The Squinting Bush Brown Butterfly (Bicyclus anynana) is a common and widespread small insect in the Nymphadlidae family of butterflies.
The Squinting Bush Brown has dirt-brown wings with spots. When it rains, it has a large eye-spot on its wings, and when the weather is dry, it has a duller colour with small spots. It has short front legs.
It measures 3-4 centimetres (1-1.5 inches).
The Squinting Bush Brown is native to eastern Africa, in countries from Ethiopia to South Africa. It prefers woodlands. It flies close to the ground.
Males like mud-puddling, which involves feeding in a group on wet soil, mud, and animal manure.
Caterpillars (the larvae stage) feed on grass and plants. Adult butterflies feed on nectar from plants, or from mud and manure.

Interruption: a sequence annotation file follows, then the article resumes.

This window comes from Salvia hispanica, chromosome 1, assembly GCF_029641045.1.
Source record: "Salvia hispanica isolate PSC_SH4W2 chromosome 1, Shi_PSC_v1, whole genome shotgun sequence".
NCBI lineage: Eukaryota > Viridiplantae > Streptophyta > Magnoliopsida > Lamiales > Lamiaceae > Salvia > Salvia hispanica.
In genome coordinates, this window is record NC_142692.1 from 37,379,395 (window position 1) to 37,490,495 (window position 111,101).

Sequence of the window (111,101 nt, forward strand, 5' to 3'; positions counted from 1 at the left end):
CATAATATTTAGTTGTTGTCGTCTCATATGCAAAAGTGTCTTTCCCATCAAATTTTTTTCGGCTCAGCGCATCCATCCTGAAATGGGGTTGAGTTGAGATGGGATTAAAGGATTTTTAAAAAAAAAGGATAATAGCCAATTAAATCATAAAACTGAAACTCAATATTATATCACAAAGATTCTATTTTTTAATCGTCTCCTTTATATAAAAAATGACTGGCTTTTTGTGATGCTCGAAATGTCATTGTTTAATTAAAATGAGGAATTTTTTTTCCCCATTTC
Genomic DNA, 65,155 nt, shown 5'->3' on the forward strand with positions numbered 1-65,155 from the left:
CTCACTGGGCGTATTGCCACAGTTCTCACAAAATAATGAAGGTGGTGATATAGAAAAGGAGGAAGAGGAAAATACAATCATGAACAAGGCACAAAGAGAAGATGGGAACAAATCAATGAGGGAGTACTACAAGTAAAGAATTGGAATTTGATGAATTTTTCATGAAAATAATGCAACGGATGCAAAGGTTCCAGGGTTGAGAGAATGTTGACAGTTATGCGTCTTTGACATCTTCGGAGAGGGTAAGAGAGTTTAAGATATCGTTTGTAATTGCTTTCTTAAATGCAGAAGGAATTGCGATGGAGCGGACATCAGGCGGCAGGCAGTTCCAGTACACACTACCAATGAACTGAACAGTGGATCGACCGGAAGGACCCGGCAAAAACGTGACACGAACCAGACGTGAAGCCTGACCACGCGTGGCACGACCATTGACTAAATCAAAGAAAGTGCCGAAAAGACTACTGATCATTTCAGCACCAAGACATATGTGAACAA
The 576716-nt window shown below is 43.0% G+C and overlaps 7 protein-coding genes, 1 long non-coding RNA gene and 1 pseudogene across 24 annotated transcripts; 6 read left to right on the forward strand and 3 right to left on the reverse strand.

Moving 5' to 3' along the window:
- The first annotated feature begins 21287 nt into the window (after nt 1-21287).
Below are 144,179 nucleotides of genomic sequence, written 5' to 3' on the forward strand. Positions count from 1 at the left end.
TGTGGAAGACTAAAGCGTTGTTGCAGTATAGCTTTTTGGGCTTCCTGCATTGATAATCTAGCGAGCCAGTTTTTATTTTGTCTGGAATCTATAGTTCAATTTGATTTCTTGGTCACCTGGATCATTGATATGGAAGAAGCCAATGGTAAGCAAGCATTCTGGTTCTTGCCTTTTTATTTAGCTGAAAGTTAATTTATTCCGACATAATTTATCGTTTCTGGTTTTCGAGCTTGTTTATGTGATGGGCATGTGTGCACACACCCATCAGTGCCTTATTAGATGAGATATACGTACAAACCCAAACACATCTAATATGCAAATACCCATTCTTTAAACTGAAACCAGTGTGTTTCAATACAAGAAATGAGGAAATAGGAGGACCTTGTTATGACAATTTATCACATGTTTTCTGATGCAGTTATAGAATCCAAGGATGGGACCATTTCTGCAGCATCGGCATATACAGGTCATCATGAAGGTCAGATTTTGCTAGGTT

When it is courting, scientists think that females choose a male based on its eye-spot. This is called stabilizing selection. Females are not keen on males with eye-spots that are too large or too small.
The lifespan of the Squinting Bush Brown is about 6 months.
Photographer: Martina Nicolls
Martina Nicolls: SIMILAR BUT DIFFERENT IN THE ANIMAL KINGDOM